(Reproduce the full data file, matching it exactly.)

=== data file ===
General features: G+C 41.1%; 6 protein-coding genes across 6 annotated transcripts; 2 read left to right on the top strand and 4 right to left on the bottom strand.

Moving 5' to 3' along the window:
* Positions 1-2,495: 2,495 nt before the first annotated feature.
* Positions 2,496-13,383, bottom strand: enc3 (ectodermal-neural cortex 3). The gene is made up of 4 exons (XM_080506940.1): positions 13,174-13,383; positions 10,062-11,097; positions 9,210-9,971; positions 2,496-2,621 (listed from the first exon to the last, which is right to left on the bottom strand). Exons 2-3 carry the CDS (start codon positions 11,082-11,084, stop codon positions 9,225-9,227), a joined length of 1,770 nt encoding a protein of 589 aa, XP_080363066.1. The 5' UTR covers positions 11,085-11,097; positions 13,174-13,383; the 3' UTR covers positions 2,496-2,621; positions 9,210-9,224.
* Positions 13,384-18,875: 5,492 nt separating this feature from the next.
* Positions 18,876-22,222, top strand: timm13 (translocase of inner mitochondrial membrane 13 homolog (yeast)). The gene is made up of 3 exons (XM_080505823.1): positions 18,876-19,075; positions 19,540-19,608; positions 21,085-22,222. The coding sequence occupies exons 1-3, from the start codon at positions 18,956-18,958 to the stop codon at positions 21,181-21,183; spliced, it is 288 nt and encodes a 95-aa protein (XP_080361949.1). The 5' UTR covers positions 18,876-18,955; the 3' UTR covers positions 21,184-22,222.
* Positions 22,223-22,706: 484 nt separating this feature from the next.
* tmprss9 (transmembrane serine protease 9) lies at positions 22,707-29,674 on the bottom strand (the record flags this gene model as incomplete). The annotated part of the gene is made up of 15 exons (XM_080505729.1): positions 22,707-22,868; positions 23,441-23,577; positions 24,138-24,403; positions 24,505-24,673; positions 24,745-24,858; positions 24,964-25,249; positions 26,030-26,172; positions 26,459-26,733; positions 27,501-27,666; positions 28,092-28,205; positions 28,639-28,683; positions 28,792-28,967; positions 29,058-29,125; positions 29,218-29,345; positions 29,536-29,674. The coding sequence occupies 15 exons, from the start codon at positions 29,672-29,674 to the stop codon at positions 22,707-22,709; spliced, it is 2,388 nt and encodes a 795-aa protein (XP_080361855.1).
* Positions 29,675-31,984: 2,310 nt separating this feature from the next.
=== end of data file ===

General features: G+C 41.1%; 6 protein-coding genes across 6 annotated transcripts; 2 read left to right on the top strand and 4 right to left on the bottom strand.

Moving 5' to 3' along the window:
* Positions 1-2,495: 2,495 nt before the first annotated feature.
* Positions 2,496-13,383, bottom strand: enc3 (ectodermal-neural cortex 3). The gene is made up of 4 exons (XM_080506940.1): positions 13,174-13,383; positions 10,062-11,097; positions 9,210-9,971; positions 2,496-2,621 (listed from the first exon to the last, which is right to left on the bottom strand). Exons 2-3 carry the CDS (start codon positions 11,082-11,084, stop codon positions 9,225-9,227), a joined length of 1,770 nt encoding a protein of 589 aa, XP_080363066.1. The 5' UTR covers positions 11,085-11,097; positions 13,174-13,383; the 3' UTR covers positions 2,496-2,621; positions 9,210-9,224.
* Positions 13,384-18,875: 5,492 nt separating this feature from the next.
* Positions 18,876-22,222, top strand: timm13 (translocase of inner mitochondrial membrane 13 homolog (yeast)). The gene is made up of 3 exons (XM_080505823.1): positions 18,876-19,075; positions 19,540-19,608; positions 21,085-22,222. The coding sequence occupies exons 1-3, from the start codon at positions 18,956-18,958 to the stop codon at positions 21,181-21,183; spliced, it is 288 nt and encodes a 95-aa protein (XP_080361949.1). The 5' UTR covers positions 18,876-18,955; the 3' UTR covers positions 21,184-22,222.
* Positions 22,223-22,706: 484 nt separating this feature from the next.
* tmprss9 (transmembrane serine protease 9) lies at positions 22,707-29,674 on the bottom strand (the record flags this gene model as incomplete). The annotated part of the gene is made up of 15 exons (XM_080505729.1): positions 22,707-22,868; positions 23,441-23,577; positions 24,138-24,403; positions 24,505-24,673; positions 24,745-24,858; positions 24,964-25,249; positions 26,030-26,172; positions 26,459-26,733; positions 27,501-27,666; positions 28,092-28,205; positions 28,639-28,683; positions 28,792-28,967; positions 29,058-29,125; positions 29,218-29,345; positions 29,536-29,674. The coding sequence occupies 15 exons, from the start codon at positions 29,672-29,674 to the stop codon at positions 22,707-22,709; spliced, it is 2,388 nt and encodes a 795-aa protein (XP_080361855.1).
* Positions 29,675-31,984: 2,310 nt separating this feature from the next.